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Mechanization focus of new dairy research

Dairy research facilities to get update at 
Glenlea Research Station

This barn at the Glenlea Research Station will be retrofitted for dairy research.

Dairy research in Manitoba has got a $1.4-million boost.

Federal Agriculture Minister Lawrence MacAulay and Manitoba Agriculture Minister Ralph Eichler made the announcement at the University of Manitoba last week, indicating the cash will be used to retrofit an existing hog barn for dairy research at the Glenlea Research Station, just south of Winnipeg.

“It’s about the research and the technology,” Eichler said. “The world is changing each and every day so we want to make sure we’re always ahead of the curve… to make sure we modernize in a new way so that the students and that the dairy sector are in tune with what those changes may look like.”

Henry Holtmann of Dairy Farmers of Manitoba speaks at the 
University of Manitoba. photo: Shannon VanRaes

Government funding for this project will be provided through the Growing Forward 2, Growing Innovation, but Dairy Farmers of Manitoba is also making contributions to the barn renovation project.

“Dairy Farmers of Manitoba is proud to invest in the renovation of the Glenlea Research Station dairy barn, to further expand our support of dairy scientific research in Manitoba,” said Henry Holtmann, vice-chair of the producer organization. “We have long understood the value of investing in research to advance our industry by continually providing milk of the highest quality, excellence in animal care, and improving environmental stewardship.”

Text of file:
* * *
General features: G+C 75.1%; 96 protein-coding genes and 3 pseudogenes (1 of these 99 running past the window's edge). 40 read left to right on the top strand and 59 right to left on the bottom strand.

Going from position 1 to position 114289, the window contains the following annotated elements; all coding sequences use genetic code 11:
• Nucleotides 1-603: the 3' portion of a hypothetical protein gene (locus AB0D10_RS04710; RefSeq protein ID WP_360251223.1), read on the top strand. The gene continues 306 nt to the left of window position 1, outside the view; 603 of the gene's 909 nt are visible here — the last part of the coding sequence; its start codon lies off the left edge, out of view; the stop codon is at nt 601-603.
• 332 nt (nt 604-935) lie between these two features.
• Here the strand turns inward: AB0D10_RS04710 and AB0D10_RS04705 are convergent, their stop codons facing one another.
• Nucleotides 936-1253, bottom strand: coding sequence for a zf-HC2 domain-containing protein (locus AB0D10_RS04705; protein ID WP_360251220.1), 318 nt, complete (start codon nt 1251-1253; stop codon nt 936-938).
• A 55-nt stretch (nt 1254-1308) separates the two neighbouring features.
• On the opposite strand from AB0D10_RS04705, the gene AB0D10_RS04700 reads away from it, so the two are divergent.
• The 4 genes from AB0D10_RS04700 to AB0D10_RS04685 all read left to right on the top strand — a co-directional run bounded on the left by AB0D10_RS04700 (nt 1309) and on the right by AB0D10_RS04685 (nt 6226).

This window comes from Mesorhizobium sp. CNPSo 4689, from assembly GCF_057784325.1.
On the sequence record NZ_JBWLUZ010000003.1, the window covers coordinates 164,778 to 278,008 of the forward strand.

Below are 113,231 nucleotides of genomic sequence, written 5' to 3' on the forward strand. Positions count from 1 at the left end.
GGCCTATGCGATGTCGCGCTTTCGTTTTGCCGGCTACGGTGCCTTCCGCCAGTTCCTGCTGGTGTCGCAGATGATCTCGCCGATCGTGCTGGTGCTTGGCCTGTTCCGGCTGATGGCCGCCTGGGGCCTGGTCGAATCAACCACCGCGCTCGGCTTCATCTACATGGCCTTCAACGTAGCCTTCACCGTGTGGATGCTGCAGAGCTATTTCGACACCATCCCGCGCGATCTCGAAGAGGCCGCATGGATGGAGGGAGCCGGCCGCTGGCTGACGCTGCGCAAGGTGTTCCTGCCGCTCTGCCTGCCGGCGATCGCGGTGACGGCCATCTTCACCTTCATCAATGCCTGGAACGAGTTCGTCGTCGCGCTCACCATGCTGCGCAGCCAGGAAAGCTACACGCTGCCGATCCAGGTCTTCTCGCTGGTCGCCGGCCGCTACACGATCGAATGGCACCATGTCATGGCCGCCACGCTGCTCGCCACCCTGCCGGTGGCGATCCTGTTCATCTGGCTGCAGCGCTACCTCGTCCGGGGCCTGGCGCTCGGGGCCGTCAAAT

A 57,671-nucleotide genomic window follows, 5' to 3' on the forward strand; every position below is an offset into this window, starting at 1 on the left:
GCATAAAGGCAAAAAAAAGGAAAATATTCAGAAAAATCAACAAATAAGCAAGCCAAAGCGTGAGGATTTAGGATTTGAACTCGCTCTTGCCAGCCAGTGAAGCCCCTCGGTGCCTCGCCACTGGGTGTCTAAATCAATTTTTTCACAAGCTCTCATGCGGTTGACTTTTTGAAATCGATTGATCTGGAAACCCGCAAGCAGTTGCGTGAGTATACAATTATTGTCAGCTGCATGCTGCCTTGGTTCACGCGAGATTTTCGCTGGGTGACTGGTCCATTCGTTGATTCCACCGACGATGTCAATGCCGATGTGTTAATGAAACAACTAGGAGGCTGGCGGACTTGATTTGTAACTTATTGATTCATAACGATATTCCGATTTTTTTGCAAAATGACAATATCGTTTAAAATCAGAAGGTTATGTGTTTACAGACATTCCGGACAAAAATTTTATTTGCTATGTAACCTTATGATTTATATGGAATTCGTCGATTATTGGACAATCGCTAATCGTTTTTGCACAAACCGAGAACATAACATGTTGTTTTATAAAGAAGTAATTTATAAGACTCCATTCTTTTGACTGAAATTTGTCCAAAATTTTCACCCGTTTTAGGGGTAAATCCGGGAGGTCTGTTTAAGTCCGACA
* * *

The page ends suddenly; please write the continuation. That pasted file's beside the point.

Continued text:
Kees Platzier, professor of dairy management and nutrition, said the existing dairy barn at Glenlea was opened in the 1960s and no longer represents what a modern dairy barn looks like.

“We’ve been able to do very good and well-recognized research in there, but of course for our research to be representative and of benefit to the industry we need… up-to-date production facilities,” Platzier said. “We’ll be working with milking robots and especially in Manitoba that is technology that is being used a lot and advanced very quickly.”

Precision monitoring and feeding systems will also be studied in the barn, which will provide students with hands-on learning and research opportunities as well.

“We’re working with a variety of companies to do research on that too, so we can give management recommendations to the dairy industry,” he added. The barn will also include free stalls for dairy cattle, dedicated spaces for calves, milk collection tanks, above-ground manure storage, new flooring and related laboratory equipment.

The ministers added that the new equipment will help ensure the facilities meet industry standards and support the growth of value-added dairy processing in Manitoba, noting the dairy industry in Manitoba generates over $250 million in farm gate revenues.

“Our government understands the key importance of science and food research to keep our agricultural sector on the cutting edge,” said MacAulay. “This investment will contribute to a robust Canadian dairy industry and help meet growing demand for high-quality, sustainable food, while strengthening the middle class.”

The project is expected to go to tender later this year.

About the author


Shannon VanRaes is a journalist and photojournalist at the Manitoba Co-operator. She also writes a weekly urban affairs column for Metro Winnipeg, and has previously reported for the Winnipeg Sun, Outwords Magazine and the Portage Daily Graphic.



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